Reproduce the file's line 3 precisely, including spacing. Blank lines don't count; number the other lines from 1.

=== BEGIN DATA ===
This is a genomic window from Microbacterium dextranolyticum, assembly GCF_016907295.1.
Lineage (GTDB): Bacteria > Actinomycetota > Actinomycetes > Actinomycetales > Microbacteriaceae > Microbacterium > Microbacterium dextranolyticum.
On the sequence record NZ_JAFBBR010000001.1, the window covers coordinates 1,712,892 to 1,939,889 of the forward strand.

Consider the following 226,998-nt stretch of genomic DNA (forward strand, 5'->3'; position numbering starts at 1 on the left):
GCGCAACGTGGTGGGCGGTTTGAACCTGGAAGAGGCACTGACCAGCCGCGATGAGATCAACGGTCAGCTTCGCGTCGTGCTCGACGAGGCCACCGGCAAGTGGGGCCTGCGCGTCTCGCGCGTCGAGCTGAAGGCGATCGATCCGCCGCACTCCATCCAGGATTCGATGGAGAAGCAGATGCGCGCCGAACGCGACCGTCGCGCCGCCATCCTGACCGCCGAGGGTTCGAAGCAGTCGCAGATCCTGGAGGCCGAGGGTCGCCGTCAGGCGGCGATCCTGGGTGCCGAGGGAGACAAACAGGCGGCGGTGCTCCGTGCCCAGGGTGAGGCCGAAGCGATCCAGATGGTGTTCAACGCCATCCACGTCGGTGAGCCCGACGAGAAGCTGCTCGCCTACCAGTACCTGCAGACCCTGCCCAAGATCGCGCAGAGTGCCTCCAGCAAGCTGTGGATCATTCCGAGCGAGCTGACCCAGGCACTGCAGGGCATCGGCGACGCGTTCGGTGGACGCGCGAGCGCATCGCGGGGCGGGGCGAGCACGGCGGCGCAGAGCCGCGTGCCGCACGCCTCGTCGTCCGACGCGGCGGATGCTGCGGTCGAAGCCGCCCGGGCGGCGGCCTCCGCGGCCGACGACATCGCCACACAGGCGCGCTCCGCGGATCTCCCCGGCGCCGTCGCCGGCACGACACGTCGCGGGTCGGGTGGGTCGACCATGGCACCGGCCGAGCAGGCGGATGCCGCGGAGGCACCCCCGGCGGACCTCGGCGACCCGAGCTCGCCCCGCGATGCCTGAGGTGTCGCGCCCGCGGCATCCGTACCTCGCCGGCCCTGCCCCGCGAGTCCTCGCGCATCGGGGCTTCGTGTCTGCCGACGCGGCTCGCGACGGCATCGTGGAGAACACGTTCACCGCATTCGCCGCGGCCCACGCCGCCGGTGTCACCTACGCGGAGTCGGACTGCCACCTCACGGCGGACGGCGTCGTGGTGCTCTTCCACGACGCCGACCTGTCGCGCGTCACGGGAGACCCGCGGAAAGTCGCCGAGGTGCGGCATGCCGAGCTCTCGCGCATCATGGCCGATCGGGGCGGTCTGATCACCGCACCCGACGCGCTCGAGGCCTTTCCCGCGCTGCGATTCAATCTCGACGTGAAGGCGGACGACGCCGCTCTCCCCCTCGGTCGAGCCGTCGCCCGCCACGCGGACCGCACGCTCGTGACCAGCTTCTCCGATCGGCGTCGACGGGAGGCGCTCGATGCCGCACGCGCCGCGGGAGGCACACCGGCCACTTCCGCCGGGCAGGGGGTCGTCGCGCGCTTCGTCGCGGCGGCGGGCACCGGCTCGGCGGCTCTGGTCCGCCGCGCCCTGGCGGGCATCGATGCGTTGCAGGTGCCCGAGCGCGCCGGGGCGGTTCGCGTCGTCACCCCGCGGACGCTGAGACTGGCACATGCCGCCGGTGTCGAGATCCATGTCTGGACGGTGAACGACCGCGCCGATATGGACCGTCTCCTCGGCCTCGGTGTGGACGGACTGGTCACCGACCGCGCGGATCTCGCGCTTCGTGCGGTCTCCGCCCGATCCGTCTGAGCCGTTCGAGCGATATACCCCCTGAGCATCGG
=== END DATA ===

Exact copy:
On the sequence record NZ_JAFBBR010000001.1, the window covers coordinates 1,712,892 to 1,939,889 of the forward strand.